To help make sure that everyone understood how the new initiative would shift responsibility, Dr. Lappe spent a fair amount of time educating not only inpatient doctors about the new initiative, but outpatient doctors whose patients would receive prescriptions upon discharge from the hospital.
In addition to regularly making presentations to all staff, a process that continues to this day, he also gives feedback on how well hospitals as a whole are doing meeting the guidelines. When there are problems, the health system can break the data down to the level of individual doctors.
The discharge form
The crux of Intermountain’s effort to change the discharge process is its discharge form. In addition to reminding physicians to prescribe certain medications or list contraindications when a drug is not appropriate, it also allows the health system to easily track the drugs that patients have received and link that to their diagnoses.
One of the nice things about the system, Dr. Lappe says, is that you don’t need a sophisticated electronic medical records system to get started (although he acknowledged that computer technology makes life easier). It’s relatively easy to create the form and track the results using fairly basic spreadsheet software.
And detailed data, he adds, are a key to convincing physicians to change their ways. Dr. Lappe recalls one physician who said that because so many of his patients are over 80, there was little reason to give them statins. After all, the argument went, these patients were too old to see any benefit from the drug.
Because the health system has kept data on more than 12,000 patients who have gone through the health system’s catheterization lab in the last 10 years or so, Dr. Lappe says, researchers were able to look at the impact of statins at discharge by age.
“It turned out that patients in their 80s and 90s had the greatest reduction in three-year mortality from statins,” he explains. “The older you are, the more incremental benefit you get from going home on statins.”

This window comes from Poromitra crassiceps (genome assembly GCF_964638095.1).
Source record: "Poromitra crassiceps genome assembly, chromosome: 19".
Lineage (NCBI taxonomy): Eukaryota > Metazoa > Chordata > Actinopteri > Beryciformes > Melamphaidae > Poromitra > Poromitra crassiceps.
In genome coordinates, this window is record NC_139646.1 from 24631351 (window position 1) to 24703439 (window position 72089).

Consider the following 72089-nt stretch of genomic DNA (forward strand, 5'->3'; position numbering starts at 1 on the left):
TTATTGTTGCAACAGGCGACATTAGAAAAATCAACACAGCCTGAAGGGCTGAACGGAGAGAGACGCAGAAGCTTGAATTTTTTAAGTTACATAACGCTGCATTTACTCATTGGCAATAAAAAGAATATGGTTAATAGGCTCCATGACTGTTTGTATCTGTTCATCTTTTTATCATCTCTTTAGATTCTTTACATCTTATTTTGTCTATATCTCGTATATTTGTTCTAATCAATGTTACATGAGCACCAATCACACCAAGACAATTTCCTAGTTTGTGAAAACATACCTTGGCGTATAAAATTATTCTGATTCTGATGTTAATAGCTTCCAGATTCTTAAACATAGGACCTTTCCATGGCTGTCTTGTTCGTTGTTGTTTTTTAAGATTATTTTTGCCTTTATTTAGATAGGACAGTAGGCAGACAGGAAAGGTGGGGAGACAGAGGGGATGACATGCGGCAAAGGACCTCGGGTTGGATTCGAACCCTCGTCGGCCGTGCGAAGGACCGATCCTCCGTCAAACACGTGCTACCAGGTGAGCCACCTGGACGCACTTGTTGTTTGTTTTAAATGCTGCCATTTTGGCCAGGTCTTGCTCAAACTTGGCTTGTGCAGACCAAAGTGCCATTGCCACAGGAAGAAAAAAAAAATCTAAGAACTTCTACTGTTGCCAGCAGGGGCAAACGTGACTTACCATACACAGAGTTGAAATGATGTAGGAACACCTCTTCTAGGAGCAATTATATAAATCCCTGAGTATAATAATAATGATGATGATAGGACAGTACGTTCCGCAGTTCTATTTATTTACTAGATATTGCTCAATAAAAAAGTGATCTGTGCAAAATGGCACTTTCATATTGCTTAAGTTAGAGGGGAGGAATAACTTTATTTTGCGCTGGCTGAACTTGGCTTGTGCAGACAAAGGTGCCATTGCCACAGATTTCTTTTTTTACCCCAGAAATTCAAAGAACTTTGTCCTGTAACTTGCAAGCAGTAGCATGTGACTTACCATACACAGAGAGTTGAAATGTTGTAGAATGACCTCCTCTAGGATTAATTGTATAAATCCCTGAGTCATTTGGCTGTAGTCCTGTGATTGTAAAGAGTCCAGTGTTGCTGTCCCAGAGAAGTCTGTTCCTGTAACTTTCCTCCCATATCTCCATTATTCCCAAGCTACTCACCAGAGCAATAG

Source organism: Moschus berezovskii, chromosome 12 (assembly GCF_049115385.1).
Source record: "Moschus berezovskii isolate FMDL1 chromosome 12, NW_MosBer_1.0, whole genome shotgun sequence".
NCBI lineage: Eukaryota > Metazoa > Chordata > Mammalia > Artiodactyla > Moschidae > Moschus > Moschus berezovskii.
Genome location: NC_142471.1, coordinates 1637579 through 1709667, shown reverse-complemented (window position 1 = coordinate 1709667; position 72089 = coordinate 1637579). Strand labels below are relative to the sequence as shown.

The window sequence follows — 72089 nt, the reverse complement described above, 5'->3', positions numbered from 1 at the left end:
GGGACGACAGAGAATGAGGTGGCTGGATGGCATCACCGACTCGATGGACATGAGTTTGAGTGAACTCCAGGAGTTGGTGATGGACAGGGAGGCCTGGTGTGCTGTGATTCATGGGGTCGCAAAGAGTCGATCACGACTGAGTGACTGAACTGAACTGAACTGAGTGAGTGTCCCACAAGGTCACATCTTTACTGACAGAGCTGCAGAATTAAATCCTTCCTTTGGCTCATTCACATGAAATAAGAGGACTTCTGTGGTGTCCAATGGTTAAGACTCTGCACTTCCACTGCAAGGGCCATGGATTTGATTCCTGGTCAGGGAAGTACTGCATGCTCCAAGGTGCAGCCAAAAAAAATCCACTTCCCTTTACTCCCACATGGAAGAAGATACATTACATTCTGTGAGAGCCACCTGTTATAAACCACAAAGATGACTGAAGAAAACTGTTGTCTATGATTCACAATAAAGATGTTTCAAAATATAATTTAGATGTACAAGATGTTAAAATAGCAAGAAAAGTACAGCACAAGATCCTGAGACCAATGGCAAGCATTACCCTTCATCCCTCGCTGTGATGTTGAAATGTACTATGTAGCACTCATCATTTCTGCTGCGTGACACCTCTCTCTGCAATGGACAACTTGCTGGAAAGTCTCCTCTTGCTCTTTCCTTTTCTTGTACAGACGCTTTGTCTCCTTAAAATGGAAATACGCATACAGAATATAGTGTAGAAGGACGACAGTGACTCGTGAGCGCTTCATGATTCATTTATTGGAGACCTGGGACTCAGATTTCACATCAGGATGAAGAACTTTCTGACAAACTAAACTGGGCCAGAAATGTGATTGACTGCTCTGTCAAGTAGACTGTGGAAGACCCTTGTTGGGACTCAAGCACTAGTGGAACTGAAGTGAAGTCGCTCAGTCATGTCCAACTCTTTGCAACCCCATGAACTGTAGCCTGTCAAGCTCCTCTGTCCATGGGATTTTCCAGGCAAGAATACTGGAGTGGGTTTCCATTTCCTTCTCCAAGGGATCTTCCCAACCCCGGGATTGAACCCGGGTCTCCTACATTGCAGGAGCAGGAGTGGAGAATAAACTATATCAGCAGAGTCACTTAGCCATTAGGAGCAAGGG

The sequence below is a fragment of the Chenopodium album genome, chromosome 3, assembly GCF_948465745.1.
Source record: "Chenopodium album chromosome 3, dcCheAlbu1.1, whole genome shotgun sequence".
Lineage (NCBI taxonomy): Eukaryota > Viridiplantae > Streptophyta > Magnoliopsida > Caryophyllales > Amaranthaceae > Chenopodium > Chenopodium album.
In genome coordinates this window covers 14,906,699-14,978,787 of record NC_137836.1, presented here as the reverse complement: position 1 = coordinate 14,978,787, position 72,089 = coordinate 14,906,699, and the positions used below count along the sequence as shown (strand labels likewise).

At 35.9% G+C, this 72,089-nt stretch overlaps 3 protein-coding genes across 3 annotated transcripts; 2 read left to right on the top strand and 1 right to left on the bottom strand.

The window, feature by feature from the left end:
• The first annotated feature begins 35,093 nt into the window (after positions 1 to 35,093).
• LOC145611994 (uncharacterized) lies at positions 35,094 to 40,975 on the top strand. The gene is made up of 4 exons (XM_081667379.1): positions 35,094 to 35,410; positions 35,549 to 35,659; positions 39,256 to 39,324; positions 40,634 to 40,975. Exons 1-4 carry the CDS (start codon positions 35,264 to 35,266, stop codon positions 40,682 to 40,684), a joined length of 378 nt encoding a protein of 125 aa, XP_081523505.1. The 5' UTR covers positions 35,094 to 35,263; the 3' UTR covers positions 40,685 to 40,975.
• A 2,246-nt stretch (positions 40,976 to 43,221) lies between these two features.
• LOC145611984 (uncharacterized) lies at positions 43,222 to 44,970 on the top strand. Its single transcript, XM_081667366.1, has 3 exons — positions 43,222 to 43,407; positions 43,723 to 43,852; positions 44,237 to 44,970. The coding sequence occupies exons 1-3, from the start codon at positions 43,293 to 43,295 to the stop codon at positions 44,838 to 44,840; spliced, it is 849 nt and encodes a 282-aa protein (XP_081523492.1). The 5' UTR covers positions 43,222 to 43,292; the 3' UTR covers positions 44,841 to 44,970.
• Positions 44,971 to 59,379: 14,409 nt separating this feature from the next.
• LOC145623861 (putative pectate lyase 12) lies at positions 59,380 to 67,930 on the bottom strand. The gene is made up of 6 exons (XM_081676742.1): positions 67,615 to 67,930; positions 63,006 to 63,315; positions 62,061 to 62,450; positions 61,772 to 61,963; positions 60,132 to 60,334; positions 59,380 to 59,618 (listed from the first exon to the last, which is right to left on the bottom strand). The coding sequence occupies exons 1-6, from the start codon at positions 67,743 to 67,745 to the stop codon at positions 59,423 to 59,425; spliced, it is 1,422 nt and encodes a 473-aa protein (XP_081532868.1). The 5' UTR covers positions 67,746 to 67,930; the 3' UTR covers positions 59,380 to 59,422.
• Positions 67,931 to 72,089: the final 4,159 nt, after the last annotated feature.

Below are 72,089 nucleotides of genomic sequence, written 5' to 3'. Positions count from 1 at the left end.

When presented with the data, Dr. Lappe recalls, the physician agreed that statins would be helpful for his patients.
While reductions in mortality and readmission rates have been an exciting result of the health system’s initiative, researchers have found that it has produced another derivative benefit.
“If you get people to change their practice in one domain of the health care system,” Dr. Lappe explains, “it will umbrella or halo into other areas.”
When researchers examined a much larger group that included patients who had not been hospitalized, for example, they found that about 90 percent of outpatients were taking the drugs. While many of these patients never went through the hospital, their outpatient physicians knew about the discharge process and were acting on their own to follow the same evidence as their inpatient colleagues.
“It took me a year or two to realize the concept that you don’t have to manage a process in every place that it occurs,” Dr. Lappe says. “If you pick a common domain that represents a significant point of care that will engage everybody, caregivers will adopt the initiative being introduced in all domains. You don’t have to manage it on the inpatient and outpatient side, and in private health plans and Medicare populations.”
Dr. Lappe notes that the discharge program has helped pave the way for evidence-based medicine in other more subtle ways, including physicians’ overall embrace of evidence. He says that fewer physicians now argue that because one patient experienced muscle pains after taking a statin that none of that physician’s patients will receive the drug.
“Many of our doctors are now realizing that their individual experience is very anecdotal and that they don’t necessarily have broad validity for treatment strategies,” Dr. Lappe explains. “When we discuss issues in treating acute coronary syndrome or heart failure, people are arguing based not so much on their own experience, but what the literature says.”
Finally, Dr. Lappe says that the health system’s success in changing the mandate of inpatient physicians has potentially valuable lessons for hospitalists.
“They have to think of themselves beyond being episodic inpatient managers,” he says. “They are really accountable for patients coming in and getting through the hospital, and they need to make sure they are sent out with the appropriate medication and communication and care.”
Besides, he adds, there are relatively few areas in health care where by prescribing a few medications, you can achieve a 25 percent reduction in morbidity and mortality. “We’re often arguing over a few percentage points, where we need tens of thousands of patients to gain significance in terms of outcomes,” he says.
With congestive heart failure patients alone, by comparison, the discharge initiative helped save the health system about $5 million a year. “With the numbers we’re talking about,” Dr. Lappe says, “you only need a few percentage points to make a big difference.”